If we base what we know of the people of Hong Kong only on what is portrayed in Cantonese movies and television soap operas, they would be the most unlikely people on earth to come out for mass demonstrations, marches and candle-light vigils.
In those popular movies and soap operas, Hong Kong people are shown to be individualistic, hedonistic, greedy, opportunistic and politically apathetic.
According to certain advocates of ‘Asian values’, Asians – particularly the Chinese in Hong Kong – culturally value ‘community’ and ‘order and stability’ over democracy, human rights and individual freedoms. However, the recent upsurge of direct actions on the streets of Hong Kong has certainly shattered that popular myth and stereotype image of the people of Hong Kong.
Recently, several thousand people in Hong Kong again gathered peacefully in this Chinese-predominated former British colony to press for greater democratisation, human rights and governmental accountability.
Besides expressing their opposition to a controversial anti-subversion law said to have been imposed by Beijing, the demonstrators also demanded for direct election for the people to choose the chief executive. Under the Basic Law (the mini constitution of Hong Kong), the chief executive of the government is appointed by Beijing.
That was the third massive but peaceful anti-government demonstration in Hong Kong this month. On July 1, about 500,000 people took part in a march, and another 50,000 turned out for a candle light vigil outside the legislative council eight days later.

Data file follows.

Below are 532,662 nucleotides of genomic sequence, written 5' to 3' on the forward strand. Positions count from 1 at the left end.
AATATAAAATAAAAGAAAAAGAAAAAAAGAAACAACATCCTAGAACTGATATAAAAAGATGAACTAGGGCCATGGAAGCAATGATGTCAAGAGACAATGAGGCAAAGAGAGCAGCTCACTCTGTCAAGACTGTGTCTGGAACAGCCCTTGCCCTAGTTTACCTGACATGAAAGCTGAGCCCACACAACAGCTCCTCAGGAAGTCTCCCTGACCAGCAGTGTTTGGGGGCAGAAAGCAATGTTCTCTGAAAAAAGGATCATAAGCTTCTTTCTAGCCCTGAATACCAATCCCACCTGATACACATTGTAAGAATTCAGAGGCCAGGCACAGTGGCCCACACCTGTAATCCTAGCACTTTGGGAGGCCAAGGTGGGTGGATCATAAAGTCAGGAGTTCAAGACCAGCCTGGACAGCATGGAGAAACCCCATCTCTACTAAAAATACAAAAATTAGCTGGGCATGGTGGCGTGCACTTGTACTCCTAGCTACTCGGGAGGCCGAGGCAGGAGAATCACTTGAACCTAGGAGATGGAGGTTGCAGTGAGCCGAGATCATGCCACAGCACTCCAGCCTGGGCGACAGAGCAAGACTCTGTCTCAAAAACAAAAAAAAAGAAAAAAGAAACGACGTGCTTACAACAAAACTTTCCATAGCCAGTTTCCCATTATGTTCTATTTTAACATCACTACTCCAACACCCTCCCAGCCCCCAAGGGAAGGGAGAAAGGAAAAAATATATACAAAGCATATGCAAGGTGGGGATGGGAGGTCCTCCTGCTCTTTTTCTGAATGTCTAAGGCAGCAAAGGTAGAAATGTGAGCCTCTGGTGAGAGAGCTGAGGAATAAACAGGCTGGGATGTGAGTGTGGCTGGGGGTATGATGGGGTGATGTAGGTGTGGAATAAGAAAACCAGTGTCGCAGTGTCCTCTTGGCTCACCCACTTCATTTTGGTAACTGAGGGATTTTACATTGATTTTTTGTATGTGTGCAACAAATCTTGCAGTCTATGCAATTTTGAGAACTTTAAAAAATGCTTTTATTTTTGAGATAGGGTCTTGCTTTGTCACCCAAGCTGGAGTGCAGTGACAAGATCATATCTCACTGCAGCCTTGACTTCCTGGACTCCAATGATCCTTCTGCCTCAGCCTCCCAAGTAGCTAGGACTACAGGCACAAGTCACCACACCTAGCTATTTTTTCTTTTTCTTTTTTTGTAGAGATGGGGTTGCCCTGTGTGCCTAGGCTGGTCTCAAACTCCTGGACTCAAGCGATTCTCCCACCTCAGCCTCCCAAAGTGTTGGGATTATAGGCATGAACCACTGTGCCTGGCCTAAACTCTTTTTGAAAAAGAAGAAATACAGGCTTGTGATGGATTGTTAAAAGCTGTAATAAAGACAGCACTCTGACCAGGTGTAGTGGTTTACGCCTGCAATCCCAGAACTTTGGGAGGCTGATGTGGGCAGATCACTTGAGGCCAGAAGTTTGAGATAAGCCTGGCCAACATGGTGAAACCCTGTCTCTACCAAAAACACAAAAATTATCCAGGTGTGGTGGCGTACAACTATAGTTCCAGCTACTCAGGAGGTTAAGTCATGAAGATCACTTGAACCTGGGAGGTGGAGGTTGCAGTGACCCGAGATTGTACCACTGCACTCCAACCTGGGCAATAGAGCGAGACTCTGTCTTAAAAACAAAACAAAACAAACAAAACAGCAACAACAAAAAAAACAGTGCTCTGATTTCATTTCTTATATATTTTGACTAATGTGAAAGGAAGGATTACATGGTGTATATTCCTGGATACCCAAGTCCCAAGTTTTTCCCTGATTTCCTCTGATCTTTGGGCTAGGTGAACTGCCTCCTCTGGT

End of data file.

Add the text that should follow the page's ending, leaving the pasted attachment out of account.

As a matter of historical record, the people of Hong Kong had also turned out by the thousands to hold solidarity marches, demonstrations and candle light vigils in support of the citizens and students of Beijing, while they were gathering at Tiananmen Square in May and June 1989 to demand political reform.
Ever since the Tiananmen Massacre on June 4, 1989, the people of Hong Kong have held indoor and outdoor memorial services every year to shame those who were responsible and to honour the ‘martyrs of Tiananmen’.
One striking feature of such demonstrations in Hong Hong is that they are, by and large, free of trouble. The police are only at the events to maintain public order and traffic flow, and do not fire tear gas or use water canons on the demonstrators.
A distant aunt who has been living in Hong Kong for the past 30 years once told me during her visit to Malaysia, that Hong Kong is “the school of freedom for mainland China “. She told me that she also joined in the July 1 demonstration with her whole family, including her 11-year old grandson and his parents.
Indeed, the freedom enjoyed by the people of Hong Kong has not brought chaos, disorder and backwardness. On the contrary, it ensures that the society is open, competitive, lively and tolerant enough for vibrant business, cultural, intellectual and political activities.
One of the guardians of freedom in Hong Kong is undoubtedly its free media. For example, in the recent demonstrations, many Hong Kong newspapers publicly supported the democratic causes and demands of the protestors. Of course, Hong Kong is also free enough to tolerate pro-Beijing newspapers now. This was true even before 1997, when it was still technically a British colony.
It is particularly noteworthy that Hong Kong people are now no longer attracted by the diversionary and illusionary ethno-nationalism once fanned by Beijing to attempt to halt democratic progress and popular demands for political liberalisation.
Note: James Wong is the chief analyst at Strategic Analysis Malaysia, and the above article was first published by Malaysiakini.com
[Lee Kuan Yew is one of the strongest advocates of Asian Values. Three weeks ago, Singapore’s prime minister Goh Chok Tong signalled the Singapore government was prepared to accept homosexuals in the civil service. Previously, there was no place for homosexuals in Asian Values. There is still no space for public protest or a free independent press in Singapore. Singapore also has an Internal Security Act which allows the government to arrest and detain anyone they perceive a threat indefinitely without trial.]